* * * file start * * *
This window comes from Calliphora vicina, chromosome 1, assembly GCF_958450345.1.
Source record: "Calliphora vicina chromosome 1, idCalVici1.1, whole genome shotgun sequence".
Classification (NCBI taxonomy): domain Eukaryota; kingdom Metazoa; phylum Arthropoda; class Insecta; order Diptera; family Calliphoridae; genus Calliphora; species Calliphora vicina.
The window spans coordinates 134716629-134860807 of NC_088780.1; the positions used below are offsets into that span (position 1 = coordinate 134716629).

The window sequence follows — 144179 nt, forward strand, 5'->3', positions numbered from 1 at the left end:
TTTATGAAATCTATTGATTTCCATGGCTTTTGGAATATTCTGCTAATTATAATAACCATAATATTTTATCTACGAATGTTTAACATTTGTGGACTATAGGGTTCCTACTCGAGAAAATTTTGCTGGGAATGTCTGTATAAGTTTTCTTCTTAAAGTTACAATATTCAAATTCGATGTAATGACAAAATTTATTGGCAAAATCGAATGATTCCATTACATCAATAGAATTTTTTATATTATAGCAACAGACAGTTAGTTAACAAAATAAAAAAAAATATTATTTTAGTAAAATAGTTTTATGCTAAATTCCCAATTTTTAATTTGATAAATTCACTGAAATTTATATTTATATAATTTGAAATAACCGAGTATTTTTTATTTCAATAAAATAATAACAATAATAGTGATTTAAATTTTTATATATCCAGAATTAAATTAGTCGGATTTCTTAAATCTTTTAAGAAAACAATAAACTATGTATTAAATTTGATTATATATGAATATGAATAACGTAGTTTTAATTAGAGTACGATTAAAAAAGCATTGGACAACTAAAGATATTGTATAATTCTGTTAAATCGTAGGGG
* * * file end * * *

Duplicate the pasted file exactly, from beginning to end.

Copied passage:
This window comes from Calliphora vicina, chromosome 1, assembly GCF_958450345.1.
Source record: "Calliphora vicina chromosome 1, idCalVici1.1, whole genome shotgun sequence".
Classification (NCBI taxonomy): domain Eukaryota; kingdom Metazoa; phylum Arthropoda; class Insecta; order Diptera; family Calliphoridae; genus Calliphora; species Calliphora vicina.
The window spans coordinates 134716629-134860807 of NC_088780.1; the positions used below are offsets into that span (position 1 = coordinate 134716629).

The window sequence follows — 144179 nt, forward strand, 5'->3', positions numbered from 1 at the left end:
TTTATGAAATCTATTGATTTCCATGGCTTTTGGAATATTCTGCTAATTATAATAACCATAATATTTTATCTACGAATGTTTAACATTTGTGGACTATAGGGTTCCTACTCGAGAAAATTTTGCTGGGAATGTCTGTATAAGTTTTCTTCTTAAAGTTACAATATTCAAATTCGATGTAATGACAAAATTTATTGGCAAAATCGAATGATTCCATTACATCAATAGAATTTTTTATATTATAGCAACAGACAGTTAGTTAACAAAATAAAAAAAAATATTATTTTAGTAAAATAGTTTTATGCTAAATTCCCAATTTTTAATTTGATAAATTCACTGAAATTTATATTTATATAATTTGAAATAACCGAGTATTTTTTATTTCAATAAAATAATAACAATAATAGTGATTTAAATTTTTATATATCCAGAATTAAATTAGTCGGATTTCTTAAATCTTTTAAGAAAACAATAAACTATGTATTAAATTTGATTATATATGAATATGAATAACGTAGTTTTAATTAGAGTACGATTAAAAAAGCATTGGACAACTAAAGATATTGTATAATTCTGTTAAATCGTAGGGG